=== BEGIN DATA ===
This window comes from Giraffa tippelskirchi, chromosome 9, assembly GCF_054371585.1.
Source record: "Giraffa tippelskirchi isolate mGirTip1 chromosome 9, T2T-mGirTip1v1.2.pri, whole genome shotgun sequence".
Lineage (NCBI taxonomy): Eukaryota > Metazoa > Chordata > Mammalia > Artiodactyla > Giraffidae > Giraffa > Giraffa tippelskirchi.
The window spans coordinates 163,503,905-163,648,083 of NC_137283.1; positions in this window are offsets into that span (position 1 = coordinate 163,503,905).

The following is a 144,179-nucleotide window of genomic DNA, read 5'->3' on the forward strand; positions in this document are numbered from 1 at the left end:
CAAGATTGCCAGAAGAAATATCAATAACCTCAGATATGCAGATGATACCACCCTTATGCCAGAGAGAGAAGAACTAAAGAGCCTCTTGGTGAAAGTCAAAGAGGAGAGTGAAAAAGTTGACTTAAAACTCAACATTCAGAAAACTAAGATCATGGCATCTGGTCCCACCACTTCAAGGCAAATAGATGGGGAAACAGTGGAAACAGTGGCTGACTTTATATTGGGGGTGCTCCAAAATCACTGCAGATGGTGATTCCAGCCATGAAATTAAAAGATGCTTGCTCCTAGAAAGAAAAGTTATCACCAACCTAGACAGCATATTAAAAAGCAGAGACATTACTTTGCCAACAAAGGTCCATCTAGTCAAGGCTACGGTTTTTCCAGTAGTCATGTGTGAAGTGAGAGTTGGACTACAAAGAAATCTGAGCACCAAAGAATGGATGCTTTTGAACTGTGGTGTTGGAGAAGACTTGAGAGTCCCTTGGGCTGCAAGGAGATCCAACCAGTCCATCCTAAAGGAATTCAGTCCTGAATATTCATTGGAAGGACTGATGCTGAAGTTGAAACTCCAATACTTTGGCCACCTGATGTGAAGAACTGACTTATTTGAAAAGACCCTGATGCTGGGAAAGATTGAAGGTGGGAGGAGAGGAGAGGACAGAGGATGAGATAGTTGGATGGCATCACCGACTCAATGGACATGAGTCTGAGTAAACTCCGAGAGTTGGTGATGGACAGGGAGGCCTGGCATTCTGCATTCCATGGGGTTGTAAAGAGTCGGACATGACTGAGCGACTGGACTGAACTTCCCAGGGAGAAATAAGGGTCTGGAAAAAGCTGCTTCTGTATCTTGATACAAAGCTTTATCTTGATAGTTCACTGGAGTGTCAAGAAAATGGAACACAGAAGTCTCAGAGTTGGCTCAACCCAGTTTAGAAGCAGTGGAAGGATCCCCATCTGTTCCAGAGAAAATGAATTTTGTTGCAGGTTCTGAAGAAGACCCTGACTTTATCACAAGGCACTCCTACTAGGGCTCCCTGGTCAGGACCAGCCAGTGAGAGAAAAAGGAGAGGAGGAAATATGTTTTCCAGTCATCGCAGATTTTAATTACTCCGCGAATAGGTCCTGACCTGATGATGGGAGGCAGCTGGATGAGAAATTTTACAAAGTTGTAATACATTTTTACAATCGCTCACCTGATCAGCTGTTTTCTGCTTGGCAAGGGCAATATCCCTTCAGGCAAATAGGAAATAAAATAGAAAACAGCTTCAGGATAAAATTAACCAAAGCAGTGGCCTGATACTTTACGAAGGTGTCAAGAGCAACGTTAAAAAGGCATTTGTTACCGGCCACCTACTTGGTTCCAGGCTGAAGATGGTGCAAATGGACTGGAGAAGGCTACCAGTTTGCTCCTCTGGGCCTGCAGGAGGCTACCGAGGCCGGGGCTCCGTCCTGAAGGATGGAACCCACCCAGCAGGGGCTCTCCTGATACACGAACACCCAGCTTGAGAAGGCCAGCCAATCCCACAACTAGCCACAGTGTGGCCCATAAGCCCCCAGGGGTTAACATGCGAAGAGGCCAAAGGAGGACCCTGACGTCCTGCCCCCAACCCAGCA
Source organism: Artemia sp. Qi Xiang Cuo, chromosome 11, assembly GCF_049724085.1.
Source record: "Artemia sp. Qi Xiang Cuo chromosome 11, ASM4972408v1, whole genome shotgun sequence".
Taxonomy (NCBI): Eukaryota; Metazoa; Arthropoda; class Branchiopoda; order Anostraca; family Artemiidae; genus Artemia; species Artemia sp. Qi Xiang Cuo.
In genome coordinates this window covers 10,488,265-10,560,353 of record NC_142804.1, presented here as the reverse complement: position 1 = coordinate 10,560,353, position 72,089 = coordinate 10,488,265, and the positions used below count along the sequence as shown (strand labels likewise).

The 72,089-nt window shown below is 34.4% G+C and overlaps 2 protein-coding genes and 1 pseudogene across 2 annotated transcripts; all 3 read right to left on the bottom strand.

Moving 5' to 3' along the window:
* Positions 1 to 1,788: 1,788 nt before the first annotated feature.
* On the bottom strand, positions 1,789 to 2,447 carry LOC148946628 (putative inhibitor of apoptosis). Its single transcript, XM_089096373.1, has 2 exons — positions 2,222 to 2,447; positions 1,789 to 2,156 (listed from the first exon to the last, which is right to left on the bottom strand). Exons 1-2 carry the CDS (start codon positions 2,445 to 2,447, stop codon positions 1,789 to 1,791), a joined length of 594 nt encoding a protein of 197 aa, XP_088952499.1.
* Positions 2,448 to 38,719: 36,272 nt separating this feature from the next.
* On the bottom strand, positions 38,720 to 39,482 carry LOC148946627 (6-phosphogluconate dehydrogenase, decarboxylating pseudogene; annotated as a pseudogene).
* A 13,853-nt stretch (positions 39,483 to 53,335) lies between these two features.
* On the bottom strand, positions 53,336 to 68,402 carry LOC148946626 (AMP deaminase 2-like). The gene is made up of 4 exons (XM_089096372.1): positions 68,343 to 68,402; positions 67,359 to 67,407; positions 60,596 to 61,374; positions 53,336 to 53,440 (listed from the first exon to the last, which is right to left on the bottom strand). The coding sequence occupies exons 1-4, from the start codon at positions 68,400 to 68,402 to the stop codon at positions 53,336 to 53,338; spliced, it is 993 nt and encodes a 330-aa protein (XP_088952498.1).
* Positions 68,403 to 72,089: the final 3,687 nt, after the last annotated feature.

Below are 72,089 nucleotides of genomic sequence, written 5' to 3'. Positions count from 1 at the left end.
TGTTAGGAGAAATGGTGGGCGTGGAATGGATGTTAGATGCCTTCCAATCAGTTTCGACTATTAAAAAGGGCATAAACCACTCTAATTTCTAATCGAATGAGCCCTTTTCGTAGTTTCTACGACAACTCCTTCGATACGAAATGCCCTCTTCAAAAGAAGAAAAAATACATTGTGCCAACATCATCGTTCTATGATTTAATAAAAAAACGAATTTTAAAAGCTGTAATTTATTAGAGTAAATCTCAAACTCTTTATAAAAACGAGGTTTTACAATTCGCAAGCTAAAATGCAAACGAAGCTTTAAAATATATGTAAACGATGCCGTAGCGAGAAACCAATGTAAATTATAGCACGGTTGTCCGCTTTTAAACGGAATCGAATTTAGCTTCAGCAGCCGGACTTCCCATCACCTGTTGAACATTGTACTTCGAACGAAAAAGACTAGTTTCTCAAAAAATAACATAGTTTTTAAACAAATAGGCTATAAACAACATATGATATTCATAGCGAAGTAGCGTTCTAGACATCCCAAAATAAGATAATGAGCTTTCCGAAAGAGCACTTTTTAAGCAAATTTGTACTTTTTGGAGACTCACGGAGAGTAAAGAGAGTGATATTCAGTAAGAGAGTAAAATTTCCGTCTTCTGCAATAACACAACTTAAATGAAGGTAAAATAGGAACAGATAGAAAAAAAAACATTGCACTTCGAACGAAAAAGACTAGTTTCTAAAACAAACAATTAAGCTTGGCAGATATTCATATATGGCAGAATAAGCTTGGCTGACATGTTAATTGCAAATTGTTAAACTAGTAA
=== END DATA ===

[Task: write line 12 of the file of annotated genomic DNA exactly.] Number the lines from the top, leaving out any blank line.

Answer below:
Moving 5' to 3' along the window: